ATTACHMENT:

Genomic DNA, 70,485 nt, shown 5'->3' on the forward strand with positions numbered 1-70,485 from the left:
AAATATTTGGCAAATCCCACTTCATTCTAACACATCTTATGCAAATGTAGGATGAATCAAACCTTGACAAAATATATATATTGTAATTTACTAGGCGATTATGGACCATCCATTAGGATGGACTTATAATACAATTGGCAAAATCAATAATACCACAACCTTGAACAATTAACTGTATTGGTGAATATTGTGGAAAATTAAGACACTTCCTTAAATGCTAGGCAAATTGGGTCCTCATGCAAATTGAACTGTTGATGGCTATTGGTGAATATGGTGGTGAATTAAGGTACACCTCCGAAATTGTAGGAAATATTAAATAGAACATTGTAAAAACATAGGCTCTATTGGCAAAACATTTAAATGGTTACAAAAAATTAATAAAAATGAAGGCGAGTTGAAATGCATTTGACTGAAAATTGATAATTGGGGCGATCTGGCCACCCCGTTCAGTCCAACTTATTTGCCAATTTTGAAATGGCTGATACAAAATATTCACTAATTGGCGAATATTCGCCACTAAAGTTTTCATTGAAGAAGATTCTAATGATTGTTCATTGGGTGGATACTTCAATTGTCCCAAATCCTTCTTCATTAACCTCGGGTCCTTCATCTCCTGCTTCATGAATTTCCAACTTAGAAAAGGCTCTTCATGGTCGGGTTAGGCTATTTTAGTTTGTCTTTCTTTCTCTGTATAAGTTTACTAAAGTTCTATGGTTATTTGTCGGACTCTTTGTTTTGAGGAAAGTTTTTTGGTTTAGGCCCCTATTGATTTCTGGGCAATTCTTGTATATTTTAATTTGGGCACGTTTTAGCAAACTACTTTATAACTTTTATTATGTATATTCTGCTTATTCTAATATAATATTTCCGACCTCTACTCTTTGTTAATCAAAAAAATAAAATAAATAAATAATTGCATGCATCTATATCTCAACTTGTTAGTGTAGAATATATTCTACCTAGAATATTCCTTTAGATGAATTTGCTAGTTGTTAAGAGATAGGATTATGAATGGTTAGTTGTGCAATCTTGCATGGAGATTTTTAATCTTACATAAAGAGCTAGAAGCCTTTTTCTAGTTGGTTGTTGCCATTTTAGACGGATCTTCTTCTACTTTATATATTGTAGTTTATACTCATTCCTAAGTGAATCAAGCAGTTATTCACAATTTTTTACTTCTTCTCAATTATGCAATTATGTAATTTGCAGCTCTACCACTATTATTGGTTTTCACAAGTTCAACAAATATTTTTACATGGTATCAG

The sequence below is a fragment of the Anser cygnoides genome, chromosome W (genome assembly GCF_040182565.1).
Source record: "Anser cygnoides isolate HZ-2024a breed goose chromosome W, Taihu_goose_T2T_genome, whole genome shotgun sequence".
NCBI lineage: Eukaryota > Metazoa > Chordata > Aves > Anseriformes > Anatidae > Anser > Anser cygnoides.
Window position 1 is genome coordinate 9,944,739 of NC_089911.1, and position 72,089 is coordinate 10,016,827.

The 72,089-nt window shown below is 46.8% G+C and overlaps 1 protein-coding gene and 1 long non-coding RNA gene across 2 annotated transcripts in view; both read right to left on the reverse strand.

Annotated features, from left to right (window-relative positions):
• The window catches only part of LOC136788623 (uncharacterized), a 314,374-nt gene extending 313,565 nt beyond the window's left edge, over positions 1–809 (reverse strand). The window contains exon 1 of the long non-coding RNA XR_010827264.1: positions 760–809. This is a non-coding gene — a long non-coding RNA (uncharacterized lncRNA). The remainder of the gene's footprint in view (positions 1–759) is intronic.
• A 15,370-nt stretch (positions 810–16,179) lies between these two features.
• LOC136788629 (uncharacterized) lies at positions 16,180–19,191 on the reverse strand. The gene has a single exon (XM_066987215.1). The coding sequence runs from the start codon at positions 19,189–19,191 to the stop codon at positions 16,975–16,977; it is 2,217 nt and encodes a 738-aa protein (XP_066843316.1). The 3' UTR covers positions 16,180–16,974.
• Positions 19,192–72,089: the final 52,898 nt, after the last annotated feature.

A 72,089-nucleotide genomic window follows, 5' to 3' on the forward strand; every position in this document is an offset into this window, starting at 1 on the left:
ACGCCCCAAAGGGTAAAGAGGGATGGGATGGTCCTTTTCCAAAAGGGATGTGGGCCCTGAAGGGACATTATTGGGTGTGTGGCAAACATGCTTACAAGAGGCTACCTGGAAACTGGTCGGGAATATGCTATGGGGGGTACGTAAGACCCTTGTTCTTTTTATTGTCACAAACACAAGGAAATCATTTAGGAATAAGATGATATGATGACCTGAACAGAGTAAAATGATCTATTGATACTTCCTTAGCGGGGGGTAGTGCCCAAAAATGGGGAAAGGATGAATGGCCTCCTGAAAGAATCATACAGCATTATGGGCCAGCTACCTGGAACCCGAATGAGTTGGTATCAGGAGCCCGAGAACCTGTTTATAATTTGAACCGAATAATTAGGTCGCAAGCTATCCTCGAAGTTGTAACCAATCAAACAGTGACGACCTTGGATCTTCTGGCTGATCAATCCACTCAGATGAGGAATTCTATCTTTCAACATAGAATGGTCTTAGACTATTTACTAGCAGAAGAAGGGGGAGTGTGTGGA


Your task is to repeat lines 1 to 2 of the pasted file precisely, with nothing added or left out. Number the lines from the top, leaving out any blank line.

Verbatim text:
Genomic DNA, 70,485 nt, shown 5'->3' on the forward strand with positions numbered 1-70,485 from the left:
AAATATTTGGCAAATCCCACTTCATTCTAACACATCTTATGCAAATGTAGGATGAATCAAACCTTGACAAAATATATATATTGTAATTTACTAGGCGATTATGGACCATCCATTAGGATGGACTTATAATACAATTGGCAAAATCAATAATACCACAACCTTGAACAATTAACTGTATTGGTGAATATTGTGGAAAATTAAGACACTTCCTTAAATGCTAGGCAAATTGGGTCCTCATGCAAATTGAACTGTTGATGGCTATTGGTGAATATGGTGGTGAATTAAGGTACACCTCCGAAATTGTAGGAAATATTAAATAGAACATTGTAAAAACATAGGCTCTATTGGCAAAACATTTAAATGGTTACAAAAAATTAATAAAAATGAAGGCGAGTTGAAATGCATTTGACTGAAAATTGATAATTGGGGCGATCTGGCCACCCCGTTCAGTCCAACTTATTTGCCAATTTTGAAATGGCTGATACAAAATATTCACTAATTGGCGAATATTCGCCACTAAAGTTTTCATTGAAGAAGATTCTAATGATTGTTCATTGGGTGGATACTTCAATTGTCCCAAATCCTTCTTCATTAACCTCGGGTCCTTCATCTCCTGCTTCATGAATTTCCAACTTAGAAAAGGCTCTTCATGGTCGGGTTAGGCTATTTTAGTTTGTCTTTCTTTCTCTGTATAAGTTTACTAAAGTTCTATGGTTATTTGTCGGACTCTTTGTTTTGAGGAAAGTTTTTTGGTTTAGGCCCCTATTGATTTCTGGGCAATTCTTGTATATTTTAATTTGGGCACGTTTTAGCAAACTACTTTATAACTTTTATTATGTATATTCTGCTTATTCTAATATAATATTTCCGACCTCTACTCTTTGTTAATCAAAAAAATAAAATAAATAAATAATTGCATGCATCTATATCTCAACTTGTTAGTGTAGAATATATTCTACCTAGAATATTCCTTTAGATGAATTTGCTAGTTGTTAAGAGATAGGATTATGAATGGTTAGTTGTGCAATCTTGCATGGAGATTTTTAATCTTACATAAAGAGCTAGAAGCCTTTTTCTAGTTGGTTGTTGCCATTTTAGACGGATCTTCTTCTACTTTATATATTGTAGTTTATACTCATTCCTAAGTGAATCAAGCAGTTATTCACAATTTTTTACTTCTTCTCAATTATGCAATTATGTAATTTGCAGCTCTACCACTATTATTGGTTTTCACAAGTTCAACAAATATTTTTACATGGTATCAG